Painted into a corner:
An iconic image much beloved of cartoonists back when cartoons cast a longer shadow was the man who had painted most of a floor only to find that he was in a corner with all egress painted over and was forced to take a nap while the paint dried. 

It appears that evolution can do that.  (Tortoise and Hare Evolution SCIENCE vol. 331 no. 6023 March 18, 2011 reviewing Woods et al. p. 1433)  A kind of race was set up between clones of bacteria.  Those clones that initially evolved so as to reproduce faster were later outcompeted by clones that had initially been slower.  It recalls the story of the race between the tortoise and the hare.  The hare was faster off the mark but eventually the tortoise persisted and passed the hare.

The logic is reminiscent of what we have seen with infertility in large populations.  Those species that underwent speciation faster were able to evolve faster in the long run since this meant being able to exploit niches faster.  When a new niche opened, the faster speciating form could bud off a new species and not have to abandon the old niche.  By the time a slower speciating form had budded off a new species the niche was already being exploited by the first form to get there and which had already had ample time to evolve into a species optimized for the opportunity. 

The down size of course was that with faster speciation population sizes were limited because speciation effects began to intrude into a population even without isolation or any change in the overall environment.  It was thus necessary to evolve means to limit strictly the population, and the same means of limiting the population are what we are facing with such dire danger ahead.

I suppose one could apply the same logic to economic evolution.  We have now incorporated computers into a huge proportion of our economic and personal lives.  The computer is the hare of all hares, fast beyond imagination in its function and also exceedingly fast in application.  In other words the computer not only copies and pastes data fast, but when some new application is developed it spreads rapidly.  Were you to invent a musical instrument as good but as difficult to play as the violin, the technology would spread slowly since it would take years of practice for anybody to develop the skill.  But write a new and useful computer program and anyone can get it at outrageous price but still cheaper than a good violin and download and implement it after a single soul corroding hour of punching keys, waiting, offering up your first born, throwing hysterical fits and pretty much undergoing the same horrors as an hour of music practice.  But then it’s done.  Of course the day will come when that program will no longer run on available platforms, but that’s where the tortoise comes in.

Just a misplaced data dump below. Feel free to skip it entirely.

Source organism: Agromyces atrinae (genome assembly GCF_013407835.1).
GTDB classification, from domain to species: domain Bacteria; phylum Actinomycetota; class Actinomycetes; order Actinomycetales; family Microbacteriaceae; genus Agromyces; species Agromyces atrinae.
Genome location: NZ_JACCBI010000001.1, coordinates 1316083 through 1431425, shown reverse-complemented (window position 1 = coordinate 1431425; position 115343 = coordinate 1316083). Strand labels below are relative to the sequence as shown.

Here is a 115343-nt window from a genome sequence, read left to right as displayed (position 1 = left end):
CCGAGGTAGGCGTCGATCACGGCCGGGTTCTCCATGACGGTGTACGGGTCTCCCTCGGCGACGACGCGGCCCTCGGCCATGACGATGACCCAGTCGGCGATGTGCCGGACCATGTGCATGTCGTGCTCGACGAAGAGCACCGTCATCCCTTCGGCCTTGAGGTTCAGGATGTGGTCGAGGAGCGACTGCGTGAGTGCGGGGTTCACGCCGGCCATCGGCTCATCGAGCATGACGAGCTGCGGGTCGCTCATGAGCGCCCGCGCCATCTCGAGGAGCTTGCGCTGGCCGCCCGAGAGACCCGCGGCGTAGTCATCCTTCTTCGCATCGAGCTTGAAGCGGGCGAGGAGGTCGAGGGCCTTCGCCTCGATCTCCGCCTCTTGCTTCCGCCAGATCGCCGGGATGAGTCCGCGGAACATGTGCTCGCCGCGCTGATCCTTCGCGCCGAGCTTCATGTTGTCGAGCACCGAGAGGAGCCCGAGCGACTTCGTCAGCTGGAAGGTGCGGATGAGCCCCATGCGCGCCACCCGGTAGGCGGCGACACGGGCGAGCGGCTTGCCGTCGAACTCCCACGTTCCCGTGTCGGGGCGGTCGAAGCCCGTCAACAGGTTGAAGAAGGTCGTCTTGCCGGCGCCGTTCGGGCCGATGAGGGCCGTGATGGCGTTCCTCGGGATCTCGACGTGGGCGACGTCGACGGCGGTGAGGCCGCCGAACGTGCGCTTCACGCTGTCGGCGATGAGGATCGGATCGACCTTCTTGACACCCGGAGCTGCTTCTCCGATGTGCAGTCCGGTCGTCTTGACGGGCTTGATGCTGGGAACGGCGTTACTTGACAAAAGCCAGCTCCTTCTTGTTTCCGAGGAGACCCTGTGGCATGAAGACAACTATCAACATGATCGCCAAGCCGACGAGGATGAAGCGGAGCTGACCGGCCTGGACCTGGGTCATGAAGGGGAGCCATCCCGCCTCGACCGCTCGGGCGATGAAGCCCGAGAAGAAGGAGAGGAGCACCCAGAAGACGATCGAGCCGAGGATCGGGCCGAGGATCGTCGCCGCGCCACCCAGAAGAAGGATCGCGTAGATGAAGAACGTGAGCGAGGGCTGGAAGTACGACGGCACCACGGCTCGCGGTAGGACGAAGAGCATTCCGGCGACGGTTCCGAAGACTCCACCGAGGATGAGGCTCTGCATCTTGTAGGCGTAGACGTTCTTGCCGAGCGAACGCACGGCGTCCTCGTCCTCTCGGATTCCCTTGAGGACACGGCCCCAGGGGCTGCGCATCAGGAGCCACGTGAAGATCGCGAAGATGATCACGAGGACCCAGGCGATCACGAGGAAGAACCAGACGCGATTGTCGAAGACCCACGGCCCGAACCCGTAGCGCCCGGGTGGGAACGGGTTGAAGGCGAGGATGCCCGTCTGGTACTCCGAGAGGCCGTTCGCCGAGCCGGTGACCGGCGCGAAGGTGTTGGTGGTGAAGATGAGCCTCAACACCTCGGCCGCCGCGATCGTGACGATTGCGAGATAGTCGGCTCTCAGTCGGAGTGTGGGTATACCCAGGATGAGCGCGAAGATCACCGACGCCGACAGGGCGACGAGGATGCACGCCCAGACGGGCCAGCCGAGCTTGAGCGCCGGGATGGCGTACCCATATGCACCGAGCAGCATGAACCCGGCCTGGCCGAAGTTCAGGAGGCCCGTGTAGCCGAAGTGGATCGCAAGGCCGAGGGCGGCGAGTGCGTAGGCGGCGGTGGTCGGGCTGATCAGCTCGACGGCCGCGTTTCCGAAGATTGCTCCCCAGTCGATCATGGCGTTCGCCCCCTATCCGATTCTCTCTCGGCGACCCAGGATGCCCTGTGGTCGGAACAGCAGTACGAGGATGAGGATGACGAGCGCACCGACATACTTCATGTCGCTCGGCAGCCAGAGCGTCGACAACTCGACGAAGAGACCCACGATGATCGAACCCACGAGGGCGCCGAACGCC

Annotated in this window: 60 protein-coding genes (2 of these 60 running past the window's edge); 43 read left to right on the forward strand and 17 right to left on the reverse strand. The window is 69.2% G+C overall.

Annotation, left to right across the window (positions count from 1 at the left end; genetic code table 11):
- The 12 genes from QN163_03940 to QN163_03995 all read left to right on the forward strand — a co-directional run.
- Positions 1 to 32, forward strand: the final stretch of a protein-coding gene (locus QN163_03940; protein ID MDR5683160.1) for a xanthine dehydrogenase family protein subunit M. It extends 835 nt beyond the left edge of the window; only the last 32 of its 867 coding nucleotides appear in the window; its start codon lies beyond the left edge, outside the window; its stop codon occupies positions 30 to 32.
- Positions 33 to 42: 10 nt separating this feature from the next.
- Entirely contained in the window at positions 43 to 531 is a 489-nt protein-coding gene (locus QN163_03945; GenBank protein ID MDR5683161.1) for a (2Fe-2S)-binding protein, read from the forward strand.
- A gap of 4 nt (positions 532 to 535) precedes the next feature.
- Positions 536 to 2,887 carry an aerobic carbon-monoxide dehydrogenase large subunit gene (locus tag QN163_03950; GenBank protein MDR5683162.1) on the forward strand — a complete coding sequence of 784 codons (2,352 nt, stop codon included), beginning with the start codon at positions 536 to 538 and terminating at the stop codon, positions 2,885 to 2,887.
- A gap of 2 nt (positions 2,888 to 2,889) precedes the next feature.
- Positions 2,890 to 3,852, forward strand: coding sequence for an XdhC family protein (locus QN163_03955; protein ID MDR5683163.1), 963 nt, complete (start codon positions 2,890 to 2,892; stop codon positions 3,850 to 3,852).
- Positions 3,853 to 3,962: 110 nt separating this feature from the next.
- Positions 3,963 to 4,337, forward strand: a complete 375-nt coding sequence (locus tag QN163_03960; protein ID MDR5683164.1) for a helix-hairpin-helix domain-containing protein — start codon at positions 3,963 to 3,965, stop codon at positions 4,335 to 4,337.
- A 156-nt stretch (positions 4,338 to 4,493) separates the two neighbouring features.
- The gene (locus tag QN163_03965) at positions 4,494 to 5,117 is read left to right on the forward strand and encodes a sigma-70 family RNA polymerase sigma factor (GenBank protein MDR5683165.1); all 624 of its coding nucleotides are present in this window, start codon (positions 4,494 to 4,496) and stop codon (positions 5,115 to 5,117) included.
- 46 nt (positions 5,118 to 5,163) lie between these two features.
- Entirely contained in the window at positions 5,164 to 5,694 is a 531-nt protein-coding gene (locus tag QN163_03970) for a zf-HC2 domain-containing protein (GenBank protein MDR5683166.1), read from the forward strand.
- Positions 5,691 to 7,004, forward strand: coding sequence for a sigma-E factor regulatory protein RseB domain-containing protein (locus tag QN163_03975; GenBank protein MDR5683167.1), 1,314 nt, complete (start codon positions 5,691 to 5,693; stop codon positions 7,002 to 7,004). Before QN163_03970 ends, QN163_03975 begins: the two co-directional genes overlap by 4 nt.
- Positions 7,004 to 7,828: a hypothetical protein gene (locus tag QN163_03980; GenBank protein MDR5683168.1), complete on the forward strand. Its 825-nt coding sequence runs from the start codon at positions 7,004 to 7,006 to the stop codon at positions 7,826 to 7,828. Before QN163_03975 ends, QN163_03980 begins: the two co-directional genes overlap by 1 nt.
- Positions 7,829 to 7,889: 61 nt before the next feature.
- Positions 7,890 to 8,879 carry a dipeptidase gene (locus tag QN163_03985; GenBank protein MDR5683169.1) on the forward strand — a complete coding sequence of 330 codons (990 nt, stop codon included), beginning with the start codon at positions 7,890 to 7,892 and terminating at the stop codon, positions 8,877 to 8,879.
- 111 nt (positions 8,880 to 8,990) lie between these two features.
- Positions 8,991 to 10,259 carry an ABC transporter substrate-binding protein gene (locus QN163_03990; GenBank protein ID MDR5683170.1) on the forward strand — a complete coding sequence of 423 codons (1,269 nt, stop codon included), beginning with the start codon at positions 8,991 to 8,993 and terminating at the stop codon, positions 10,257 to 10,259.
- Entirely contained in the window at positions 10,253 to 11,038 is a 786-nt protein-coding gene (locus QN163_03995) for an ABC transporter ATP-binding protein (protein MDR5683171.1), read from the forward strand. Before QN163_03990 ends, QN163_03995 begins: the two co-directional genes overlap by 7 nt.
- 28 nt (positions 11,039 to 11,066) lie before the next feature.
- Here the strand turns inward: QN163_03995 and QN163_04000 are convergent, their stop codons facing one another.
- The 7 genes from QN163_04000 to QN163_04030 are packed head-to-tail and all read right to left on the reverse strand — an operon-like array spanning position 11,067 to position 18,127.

So here we are committed body and soul to computers and any number of other time savers, many of which we are not aware of.  You kind of get the feeling we are painting ourselves into a corner again and some day growth will slow down a lot for that reason alone.

It’s only a feeling.  But the limits on population size are real and present.

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